Little overclock for day/two void warranty??

Micro-star international Eclipse sli mot...
August 14, 2009 at 11:16:51
Specs: Windows Vista
Hello all!

I was wondering if overclocking CPU for a day or two void warranty of motherboard? I mean there is a Overclocking Center program that comes with Eclipse SLI motherboard and when that program is installed it sets too high voltages immidietly (I mean alot higher than default voltages in bios like QPI voltage was +0.18 when I installed this one and checked it out) So I was wondering if little overclocking like i.e clocking my i7 920 C0 to 3,8ghz-4ghz for a day/two (Stability tests take some time,finding lowest stable voltages and then benchmarking tests etc.) Void warranty of my mobo? I really don't know it myself but they give a overclock program with this motherboard so I also wonder if overclocking with this board actually does not void warranty..
But if little overclock voids warranty can I use overclocking center as an excuse? Because as I said above, OC center sets too high voltages even if it's not used.. And yes changing voltages in OC center is same as using bios to set voltages.. (Checked it)

And I also might ask one more thing.. I live in europe and I bought my motherboard from a guy who won it from MSI MOA 2009 overclocking europe finals, he said this motherboard have 3 years manufacturers warranty, I wonder how I handle the warranty if my motherboard breaks someday.. Do I send it to the importer or do I send mobo to MSI?

See More: Little overclock for day/two void warranty??

Report •

August 14, 2009 at 11:29:46
You need to read the warranty that should have come with the motherboard to find out. Of course no one will know if you overclocked the motherboard unless you tell them.

As far as returning the board, you'd probably send it to MSI. Likely you'd go to their support site and fill out an RMA form. All the info you'd need to return it should be there.

Report •

August 14, 2009 at 12:58:20
There is no need to ask. Sounds like you are an honest person. You know the answer....

I would send it back and tell them the truth just like you told us. They may honor the warranty. After all, you do not know what failed just yet.It might be a real fail not related to your fooling with it.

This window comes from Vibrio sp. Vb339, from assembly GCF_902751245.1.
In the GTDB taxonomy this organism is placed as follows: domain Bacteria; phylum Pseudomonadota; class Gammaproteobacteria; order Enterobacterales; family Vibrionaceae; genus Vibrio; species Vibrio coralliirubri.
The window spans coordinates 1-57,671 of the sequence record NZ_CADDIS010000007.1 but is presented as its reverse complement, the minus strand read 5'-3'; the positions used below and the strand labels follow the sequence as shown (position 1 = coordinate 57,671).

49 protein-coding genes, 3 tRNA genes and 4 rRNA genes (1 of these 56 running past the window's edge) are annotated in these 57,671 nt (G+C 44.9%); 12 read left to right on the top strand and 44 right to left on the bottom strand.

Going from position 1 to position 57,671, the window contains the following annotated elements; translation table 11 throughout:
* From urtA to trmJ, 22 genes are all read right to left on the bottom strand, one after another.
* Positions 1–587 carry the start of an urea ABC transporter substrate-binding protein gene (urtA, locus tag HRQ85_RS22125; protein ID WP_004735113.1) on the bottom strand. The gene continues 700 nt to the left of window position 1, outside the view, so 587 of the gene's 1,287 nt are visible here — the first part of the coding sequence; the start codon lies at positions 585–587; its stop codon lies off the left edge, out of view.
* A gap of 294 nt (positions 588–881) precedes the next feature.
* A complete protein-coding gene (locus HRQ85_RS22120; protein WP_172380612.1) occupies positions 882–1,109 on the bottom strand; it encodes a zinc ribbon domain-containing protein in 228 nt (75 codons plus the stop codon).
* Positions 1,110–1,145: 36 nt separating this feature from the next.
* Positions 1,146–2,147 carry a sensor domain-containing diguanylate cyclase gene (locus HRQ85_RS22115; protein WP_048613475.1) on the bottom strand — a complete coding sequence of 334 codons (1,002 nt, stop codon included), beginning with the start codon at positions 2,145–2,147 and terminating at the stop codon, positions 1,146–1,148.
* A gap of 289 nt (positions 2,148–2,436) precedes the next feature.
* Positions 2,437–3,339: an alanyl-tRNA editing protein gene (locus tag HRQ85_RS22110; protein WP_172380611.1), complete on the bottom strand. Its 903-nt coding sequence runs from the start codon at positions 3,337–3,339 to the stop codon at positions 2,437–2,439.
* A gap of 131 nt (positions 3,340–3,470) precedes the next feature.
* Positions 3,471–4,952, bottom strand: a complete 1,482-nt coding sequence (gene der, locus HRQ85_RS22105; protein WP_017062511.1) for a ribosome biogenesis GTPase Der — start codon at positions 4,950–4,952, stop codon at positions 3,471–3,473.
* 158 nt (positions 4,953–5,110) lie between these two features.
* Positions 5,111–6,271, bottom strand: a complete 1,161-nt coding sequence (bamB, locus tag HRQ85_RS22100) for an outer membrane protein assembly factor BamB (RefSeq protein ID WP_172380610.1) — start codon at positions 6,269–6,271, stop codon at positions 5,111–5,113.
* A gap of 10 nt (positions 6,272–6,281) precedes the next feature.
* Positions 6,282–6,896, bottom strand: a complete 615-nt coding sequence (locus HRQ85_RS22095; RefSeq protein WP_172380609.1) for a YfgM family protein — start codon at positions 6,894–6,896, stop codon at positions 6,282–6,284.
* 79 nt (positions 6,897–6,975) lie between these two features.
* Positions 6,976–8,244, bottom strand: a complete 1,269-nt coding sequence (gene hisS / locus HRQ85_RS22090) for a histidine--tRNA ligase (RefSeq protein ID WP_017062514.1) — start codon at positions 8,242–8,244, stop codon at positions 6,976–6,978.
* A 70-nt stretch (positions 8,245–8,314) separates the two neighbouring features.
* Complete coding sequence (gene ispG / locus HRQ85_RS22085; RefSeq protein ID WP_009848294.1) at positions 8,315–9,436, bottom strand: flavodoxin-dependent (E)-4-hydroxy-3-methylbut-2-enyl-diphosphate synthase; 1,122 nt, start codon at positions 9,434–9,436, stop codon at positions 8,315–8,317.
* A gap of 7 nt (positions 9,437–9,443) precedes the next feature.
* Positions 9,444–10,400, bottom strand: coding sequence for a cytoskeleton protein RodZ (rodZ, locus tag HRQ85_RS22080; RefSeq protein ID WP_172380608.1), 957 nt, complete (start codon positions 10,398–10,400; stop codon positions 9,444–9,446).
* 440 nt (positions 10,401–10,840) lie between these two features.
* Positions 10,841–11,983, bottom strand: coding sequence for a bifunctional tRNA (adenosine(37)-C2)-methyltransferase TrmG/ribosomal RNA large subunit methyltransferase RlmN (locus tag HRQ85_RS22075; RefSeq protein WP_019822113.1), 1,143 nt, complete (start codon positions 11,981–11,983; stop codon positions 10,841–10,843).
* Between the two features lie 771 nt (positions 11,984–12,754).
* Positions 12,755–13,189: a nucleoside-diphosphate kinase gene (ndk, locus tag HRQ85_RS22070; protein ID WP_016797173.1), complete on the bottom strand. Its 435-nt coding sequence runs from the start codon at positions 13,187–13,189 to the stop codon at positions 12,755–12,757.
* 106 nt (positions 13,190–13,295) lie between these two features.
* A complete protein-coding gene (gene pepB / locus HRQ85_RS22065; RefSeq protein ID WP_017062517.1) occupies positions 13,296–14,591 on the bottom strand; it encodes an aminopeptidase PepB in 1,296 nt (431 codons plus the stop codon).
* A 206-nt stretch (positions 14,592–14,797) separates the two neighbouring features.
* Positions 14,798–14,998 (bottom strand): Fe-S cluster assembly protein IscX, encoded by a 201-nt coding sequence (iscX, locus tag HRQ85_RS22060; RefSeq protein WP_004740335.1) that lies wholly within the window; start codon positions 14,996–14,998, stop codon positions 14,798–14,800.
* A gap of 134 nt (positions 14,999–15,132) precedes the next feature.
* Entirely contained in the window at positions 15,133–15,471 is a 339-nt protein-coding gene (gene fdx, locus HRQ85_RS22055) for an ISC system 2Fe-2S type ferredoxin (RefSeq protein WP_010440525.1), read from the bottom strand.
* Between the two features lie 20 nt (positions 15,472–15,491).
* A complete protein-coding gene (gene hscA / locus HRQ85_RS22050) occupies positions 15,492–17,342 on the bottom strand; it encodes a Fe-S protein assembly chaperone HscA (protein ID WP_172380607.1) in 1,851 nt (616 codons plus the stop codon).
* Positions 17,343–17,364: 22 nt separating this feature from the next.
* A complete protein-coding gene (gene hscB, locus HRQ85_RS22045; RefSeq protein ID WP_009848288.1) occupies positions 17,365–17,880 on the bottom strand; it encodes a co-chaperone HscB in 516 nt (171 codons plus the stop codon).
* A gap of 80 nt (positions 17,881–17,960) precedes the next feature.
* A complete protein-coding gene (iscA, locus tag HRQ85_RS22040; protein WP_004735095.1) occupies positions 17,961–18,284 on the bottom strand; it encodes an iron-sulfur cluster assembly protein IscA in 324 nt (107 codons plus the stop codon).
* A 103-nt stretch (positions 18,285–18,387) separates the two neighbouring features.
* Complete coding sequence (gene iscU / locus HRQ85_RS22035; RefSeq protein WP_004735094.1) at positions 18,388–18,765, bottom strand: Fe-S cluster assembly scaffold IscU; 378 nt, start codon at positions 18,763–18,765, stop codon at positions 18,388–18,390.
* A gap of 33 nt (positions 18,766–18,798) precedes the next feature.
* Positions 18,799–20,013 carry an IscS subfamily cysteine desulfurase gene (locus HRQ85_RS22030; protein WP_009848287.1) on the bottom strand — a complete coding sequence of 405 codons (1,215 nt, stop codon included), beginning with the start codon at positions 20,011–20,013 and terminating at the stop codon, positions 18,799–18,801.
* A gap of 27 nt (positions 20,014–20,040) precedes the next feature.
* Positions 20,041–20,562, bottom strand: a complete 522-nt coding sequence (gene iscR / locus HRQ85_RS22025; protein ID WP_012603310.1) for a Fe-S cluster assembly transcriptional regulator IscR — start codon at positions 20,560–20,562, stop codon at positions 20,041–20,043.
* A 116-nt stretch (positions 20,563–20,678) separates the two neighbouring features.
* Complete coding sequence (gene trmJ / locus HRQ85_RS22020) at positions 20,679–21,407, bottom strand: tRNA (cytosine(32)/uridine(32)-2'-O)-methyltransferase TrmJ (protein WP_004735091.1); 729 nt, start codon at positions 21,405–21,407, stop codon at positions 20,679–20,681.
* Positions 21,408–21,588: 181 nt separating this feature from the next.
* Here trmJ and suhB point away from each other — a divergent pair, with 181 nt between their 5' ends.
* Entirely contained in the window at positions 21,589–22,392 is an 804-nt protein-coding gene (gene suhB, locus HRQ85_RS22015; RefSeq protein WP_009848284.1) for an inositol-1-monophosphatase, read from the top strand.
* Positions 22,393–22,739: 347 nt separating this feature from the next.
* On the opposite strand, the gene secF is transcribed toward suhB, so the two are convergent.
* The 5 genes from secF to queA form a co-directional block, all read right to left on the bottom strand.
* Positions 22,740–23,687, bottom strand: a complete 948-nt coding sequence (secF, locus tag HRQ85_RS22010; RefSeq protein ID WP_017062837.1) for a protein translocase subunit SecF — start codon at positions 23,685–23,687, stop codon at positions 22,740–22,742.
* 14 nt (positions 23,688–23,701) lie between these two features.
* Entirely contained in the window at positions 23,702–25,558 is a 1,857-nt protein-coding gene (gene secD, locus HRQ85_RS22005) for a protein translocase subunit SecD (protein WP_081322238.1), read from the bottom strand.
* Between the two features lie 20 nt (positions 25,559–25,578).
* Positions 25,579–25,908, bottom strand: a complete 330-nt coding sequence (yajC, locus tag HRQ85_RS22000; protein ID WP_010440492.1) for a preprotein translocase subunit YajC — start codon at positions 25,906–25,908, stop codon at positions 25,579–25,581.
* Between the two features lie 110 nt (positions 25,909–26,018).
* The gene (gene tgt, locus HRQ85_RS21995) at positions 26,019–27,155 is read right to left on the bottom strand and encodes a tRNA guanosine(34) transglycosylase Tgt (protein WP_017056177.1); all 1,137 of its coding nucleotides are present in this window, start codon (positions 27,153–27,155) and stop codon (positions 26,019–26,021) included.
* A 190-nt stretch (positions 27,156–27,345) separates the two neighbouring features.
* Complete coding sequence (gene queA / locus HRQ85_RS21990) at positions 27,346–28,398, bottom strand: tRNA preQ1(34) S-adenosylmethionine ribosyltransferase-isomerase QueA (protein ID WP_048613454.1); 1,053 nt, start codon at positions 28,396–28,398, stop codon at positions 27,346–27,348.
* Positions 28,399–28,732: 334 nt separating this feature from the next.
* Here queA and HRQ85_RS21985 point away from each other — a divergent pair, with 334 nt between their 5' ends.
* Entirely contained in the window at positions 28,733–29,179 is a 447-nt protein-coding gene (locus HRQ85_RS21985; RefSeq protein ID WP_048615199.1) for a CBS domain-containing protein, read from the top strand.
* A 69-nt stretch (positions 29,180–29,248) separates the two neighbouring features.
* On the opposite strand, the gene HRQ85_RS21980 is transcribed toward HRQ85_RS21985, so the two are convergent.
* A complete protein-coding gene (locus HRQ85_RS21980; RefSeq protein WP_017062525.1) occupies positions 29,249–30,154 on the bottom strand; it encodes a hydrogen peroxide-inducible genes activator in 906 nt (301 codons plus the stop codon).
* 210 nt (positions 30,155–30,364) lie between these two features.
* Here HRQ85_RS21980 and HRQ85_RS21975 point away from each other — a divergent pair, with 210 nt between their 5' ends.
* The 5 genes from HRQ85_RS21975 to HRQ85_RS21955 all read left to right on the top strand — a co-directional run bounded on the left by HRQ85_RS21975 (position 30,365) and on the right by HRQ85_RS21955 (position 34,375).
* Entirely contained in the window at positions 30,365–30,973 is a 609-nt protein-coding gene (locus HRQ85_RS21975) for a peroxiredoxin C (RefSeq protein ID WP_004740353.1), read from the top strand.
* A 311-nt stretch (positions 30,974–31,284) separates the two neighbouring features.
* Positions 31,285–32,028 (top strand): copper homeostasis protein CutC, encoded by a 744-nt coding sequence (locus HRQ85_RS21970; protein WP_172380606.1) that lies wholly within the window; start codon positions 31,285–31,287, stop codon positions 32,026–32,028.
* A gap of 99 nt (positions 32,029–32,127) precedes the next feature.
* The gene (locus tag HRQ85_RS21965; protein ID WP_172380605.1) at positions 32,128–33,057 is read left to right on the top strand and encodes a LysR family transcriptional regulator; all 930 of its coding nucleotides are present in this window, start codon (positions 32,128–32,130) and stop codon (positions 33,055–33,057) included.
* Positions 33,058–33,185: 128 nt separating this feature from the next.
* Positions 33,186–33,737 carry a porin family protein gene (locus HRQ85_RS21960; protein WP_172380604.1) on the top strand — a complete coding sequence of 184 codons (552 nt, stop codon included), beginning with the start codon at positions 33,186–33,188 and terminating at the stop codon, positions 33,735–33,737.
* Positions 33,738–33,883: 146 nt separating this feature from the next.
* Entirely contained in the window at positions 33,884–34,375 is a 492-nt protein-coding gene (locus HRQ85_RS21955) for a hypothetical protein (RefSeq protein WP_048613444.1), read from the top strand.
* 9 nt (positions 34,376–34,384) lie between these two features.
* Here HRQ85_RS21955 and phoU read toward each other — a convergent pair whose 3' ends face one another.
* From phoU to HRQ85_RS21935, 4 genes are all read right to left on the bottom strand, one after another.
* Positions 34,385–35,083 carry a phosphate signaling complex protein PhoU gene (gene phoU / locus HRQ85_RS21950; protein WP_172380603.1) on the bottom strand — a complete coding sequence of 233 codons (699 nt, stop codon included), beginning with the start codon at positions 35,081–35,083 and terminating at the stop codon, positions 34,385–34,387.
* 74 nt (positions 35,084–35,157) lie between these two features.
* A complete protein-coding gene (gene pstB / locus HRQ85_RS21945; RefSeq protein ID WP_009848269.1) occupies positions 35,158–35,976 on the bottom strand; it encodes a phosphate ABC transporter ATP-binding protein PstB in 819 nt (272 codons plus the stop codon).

They don't have to warranty it either.

Playing to the angels
Les Paul (1915-2009)

Report •

August 14, 2009 at 14:03:19
A *real* overclocker changes the settings manually via the BIOS, not by using some software overclocking program, even if it is supplied by the manufacturer. I suggest you learn how to do it the *right* way.

Report •

Related Solutions

August 15, 2009 at 14:40:54
I use BIOS to change voltages and I do everything manually and it's NOT broken yet, and yes I know how to really OC cpu and I'm careful with it.. I start with as low voltages as possible and do it slowly or set bit higher and keep decreasing until I get an error in Prime95 or Intel burn test. And I increase maybe only 1-2 different voltages if I get an error(Even tho setting correct voltages and clocks with my current components is not hard because I already spent 3 days to find out correct voltages for 3,2, 3,3, 3,6 and 3,8Ghz overclocks.. And yes I tested for both HT on and HT off with prime and intel burn test). And I'm not that type of overclocker who just throw maximum 24/7 stable settings even if it's not needed, I overclock only if it's needed.
Sorry if people misunderstood my post, I was wondering if little overclocking sometimes actually void warranty. I've heard people getting their motherboards and stuff replaced even after they told they overclocked. Guess it's about the voltages.. I mean those who really increase voltages too high or wrong voltages and blow up their computer won't get their stuff replaced.. I guess little oc with safe voltages is different thing.. Depends on manufacturer I guess.

Report •

Ask Question